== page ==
The first arithmetical operation taught to the children of the Square country is the calculation of squares of positive integers. At the first lesson the children are provided with “easy” numbers, calculating a square of which can be done by writing a few digits in front of them (i.e. 76 is an easy number because 762 = 5776). Of course, the numbers cannot contain leading zeroes. The task shouldn't be too difficult, so the easy numbers shouldn't contain more than n digits. How many different easy numbers can teachers prepare for the first lesson?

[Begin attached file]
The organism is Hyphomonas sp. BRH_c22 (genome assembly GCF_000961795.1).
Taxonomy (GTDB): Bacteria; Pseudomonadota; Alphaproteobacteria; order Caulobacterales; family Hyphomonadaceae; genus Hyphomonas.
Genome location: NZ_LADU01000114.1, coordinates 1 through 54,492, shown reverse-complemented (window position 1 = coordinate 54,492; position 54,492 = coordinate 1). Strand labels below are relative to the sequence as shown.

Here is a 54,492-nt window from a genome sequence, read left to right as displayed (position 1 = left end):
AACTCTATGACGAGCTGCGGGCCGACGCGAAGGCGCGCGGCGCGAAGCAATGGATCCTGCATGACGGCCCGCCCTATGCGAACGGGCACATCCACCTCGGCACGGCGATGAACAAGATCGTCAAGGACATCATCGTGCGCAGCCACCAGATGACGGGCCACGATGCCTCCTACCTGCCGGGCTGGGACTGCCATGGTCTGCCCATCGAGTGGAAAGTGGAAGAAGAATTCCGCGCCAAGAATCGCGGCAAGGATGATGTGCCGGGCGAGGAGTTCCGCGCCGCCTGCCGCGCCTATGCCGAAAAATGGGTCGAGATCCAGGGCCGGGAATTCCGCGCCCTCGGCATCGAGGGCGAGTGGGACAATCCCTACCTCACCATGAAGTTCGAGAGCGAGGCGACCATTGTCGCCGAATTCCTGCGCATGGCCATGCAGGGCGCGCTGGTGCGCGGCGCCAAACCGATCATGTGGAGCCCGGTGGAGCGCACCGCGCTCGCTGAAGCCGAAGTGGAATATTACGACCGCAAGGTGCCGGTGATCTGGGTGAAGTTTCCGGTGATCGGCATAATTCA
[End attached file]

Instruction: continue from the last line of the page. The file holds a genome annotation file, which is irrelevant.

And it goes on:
The only input line contains an integer n (1 ≤ n ≤ 2000), the maximal length of the easy number the children can be provided with.
Output the number of different easy numbers consisting of at most n digits.
Problem Author: Alex Samsonov
Problem Source: Ural SU Contest. Petrozavodsk Winter Session, February 2009